It's the Sunday before Easter, AKA Resurrection Day. Good Friday is five days away. It's a day when a lot of churches celebrate Palm Sunday, the day when Jesus rode in to Jerusalem on the donkey amidst the shouts of "Hosanna!"
But, today I have something different on my mind...someone different, actually. I've been thinking about Jesus's mother, Mary and the crucifixion. I read somewhere that Golgotha, the place of a skull, actually does look like a human head. The writer said she was there, and the top of the cliff had two natural caves and looked like just what it said, a skull. She also said it overlooked what used to be the Eastern gate in to the old city of Jerusalem. Now, I've never been, so I don't know what the place looks like, but thinking of it this way put a new perspective on things for me. The writer quoted John 19, so I went and read the chapter and began to see things in a new light. I'm not going to copy and paste the entire chapter; you can read it for yourselves, but take note of Pontius Pilate. Can't you just hear him thinking, "Them pesky Jews! Sure wish I didn't have to deal with all their silly notions!"
Kind of makes me wonder if, under other circumstances, he might have believed on Jesus. But, I got sidetracked. Wasn't going that direction. :)
Anyway, here's the verses that stood out, when I read chapter 19. "Now there stood by the cross of Jesus his mother, and his mother's sister, Mary the wife of Cleophas, and Mary Magdalene. When Jesus therefore saw his mother, and the disciple standing by, whom he loved, he saith unto his mother, Woman, behold thy son! Then saith he to the disciple, Behold thy mother! And from that hour that disciple took her unto his own home." John 19:25-27 KJV.
Since I am a storyteller, bare with me for a few minutes.
It's hot. The sun is beating down on your head. It's also noisy. People are everywhere, and they are not quiet. Your feet are killing you. After all, you just walked up the hillside. But, the pain in your feet is nothing compared to the pain in your heart. The religious leaders you have counted on all your life have just ordered your son to be crucified. Men who were supposed to be honorable in battle have beaten him, whipped him until he is almost unrecognizable. The stench of sweat and blood permeate the air so that you can't even take a breath without it filling your nostrils. When they drove those spikes in to your firstborn's hands and feet, you felt them, too. You wanted to scream for them to stop. You wanted to grab up a spike and kill them all. You wanted to hold your son like you did when he was a tiny baby, and yet, you can't forget the many times he told you he was about his father's business. You didn't always understand what that meant, and you don't understand now, but just remembering the peace in his eyes when he said that, keeps you silent.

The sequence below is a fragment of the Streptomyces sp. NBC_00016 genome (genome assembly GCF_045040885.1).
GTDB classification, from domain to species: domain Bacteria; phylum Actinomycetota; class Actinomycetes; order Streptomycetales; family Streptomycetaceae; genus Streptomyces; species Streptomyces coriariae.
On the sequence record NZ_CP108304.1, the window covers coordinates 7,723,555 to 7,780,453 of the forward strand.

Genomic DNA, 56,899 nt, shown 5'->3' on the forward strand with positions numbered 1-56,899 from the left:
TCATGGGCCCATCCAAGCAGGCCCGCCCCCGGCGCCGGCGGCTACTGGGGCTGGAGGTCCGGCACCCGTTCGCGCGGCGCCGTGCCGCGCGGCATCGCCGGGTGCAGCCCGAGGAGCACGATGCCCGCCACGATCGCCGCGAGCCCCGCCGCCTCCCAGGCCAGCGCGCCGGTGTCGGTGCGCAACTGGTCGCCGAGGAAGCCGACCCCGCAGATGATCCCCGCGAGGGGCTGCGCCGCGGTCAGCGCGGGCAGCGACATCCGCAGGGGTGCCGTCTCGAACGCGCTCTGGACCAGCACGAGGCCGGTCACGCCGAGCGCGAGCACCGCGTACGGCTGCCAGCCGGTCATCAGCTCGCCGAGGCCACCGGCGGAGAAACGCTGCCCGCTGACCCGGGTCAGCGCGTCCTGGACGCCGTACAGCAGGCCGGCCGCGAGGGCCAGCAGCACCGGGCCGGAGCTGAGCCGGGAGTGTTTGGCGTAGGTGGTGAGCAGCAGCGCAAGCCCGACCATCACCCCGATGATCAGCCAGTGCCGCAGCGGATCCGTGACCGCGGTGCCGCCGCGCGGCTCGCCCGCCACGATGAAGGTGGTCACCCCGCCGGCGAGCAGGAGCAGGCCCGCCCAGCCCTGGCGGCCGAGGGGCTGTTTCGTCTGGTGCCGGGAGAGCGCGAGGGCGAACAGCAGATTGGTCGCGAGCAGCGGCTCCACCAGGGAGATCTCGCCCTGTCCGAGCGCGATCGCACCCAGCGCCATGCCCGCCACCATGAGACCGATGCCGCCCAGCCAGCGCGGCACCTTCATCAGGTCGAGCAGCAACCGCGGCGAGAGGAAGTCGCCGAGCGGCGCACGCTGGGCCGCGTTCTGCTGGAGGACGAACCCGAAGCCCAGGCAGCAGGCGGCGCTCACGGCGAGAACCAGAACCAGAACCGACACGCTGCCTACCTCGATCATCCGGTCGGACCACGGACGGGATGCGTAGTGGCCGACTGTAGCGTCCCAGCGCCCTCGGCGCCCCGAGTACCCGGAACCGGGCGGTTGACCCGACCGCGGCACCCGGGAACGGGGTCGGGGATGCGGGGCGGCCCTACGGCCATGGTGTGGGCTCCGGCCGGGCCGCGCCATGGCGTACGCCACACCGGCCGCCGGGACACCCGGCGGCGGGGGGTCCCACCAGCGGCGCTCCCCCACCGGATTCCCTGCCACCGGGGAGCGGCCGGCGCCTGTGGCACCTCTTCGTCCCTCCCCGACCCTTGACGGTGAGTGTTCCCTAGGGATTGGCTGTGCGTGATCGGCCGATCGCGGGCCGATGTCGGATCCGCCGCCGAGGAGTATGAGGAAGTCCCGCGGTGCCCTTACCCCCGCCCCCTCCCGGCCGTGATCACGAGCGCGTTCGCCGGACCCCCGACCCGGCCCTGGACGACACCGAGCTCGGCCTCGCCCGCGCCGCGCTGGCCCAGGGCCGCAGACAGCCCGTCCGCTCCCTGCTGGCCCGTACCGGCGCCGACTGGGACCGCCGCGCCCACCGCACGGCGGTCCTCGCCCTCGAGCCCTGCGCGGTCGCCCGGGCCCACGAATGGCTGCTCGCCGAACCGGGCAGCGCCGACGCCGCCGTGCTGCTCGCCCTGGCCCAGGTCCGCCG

Your sister is there by your side, arm around your waist holding you up. Mary Magdalene is there, too, and in some weird way, you feel more sorry for her than for yourself. You wrap an arm around the younger woman's shoulders, but you have no words of comfort. All you can offer her is your embrace. She leans on you and all three of you cry together.
John is standing a couple of feet away. He hasn't left your son's side the whole time. You love him for that. You wish you could tell him so.
Then, you wipe a hand across your eyes and look up in to the eyes of your baby boy. He isn't a baby anymore, of course, but you still think of him that way. He looks at you, and then he looks at John.
"Woman," he says, "behold thy son!"
You follow his gaze to John, and then you hear his next words.
"John, behold thy mother."
You want to tell him there is no need for this, but you can't speak, because the effort of holding back your sobs is too great.
Jesus says he is thirsty, and they give him vinegar. You can smell it from where you are standing, and you can't help but cringe at how it must have burned his mouth and throat.
And then, you heard the words you so desperately did not want to hear, "It is finished."
Jesus bows his head, and you know it's over; he is dead. You would have fallen to your knees, if John and your sister hadn't held on to you, and you can no longer hold back the sobs.
A soldier pushes you out of the way, then, and starts breaking the legs of the other men who were crucified, but when they came to your son, they saw he was already dead, so they just plunged a sword in to his side.
Then, as Joseph of Arimathea and Nicodemus came and began to remove his body, you felt a tug at your elbow. You turn, and there is John, tears streaming down his face.
"Come along, Mother," he is saying, but you do not want to leave.
Somehow, walking away feels like betrayal. But, he is insistent.
"Let the men tend to him," John says. "The sabbath will begins shortly. When the sabbath is over, we will bring spices and anoint him properly."
Knowing he is right, you allow him to take you to his home, but it feels like your heart is being ripped from your chest. You're just not sure you will make it through the sabbath, not with your reason for living now dead and gone.
Aren't you glad, moms that there is hope beyond the grave? Aren't you glad you know the ending, here? I don't know about you, but I wish I could have been there three days later, so I could have shared in Mary's joy at seeing her son risen from the dead. What a hallelujah morning that must have been! And, what a hallelujah morning it's going to be when all the dead in Christ rise to meet Him in the air!
I don't know why God put this on my heart to share, but I pray it blesses you and causes you to ponder a bit more on Him and what a sacrifice He made for us all. God bless, and happy Palm Sunday!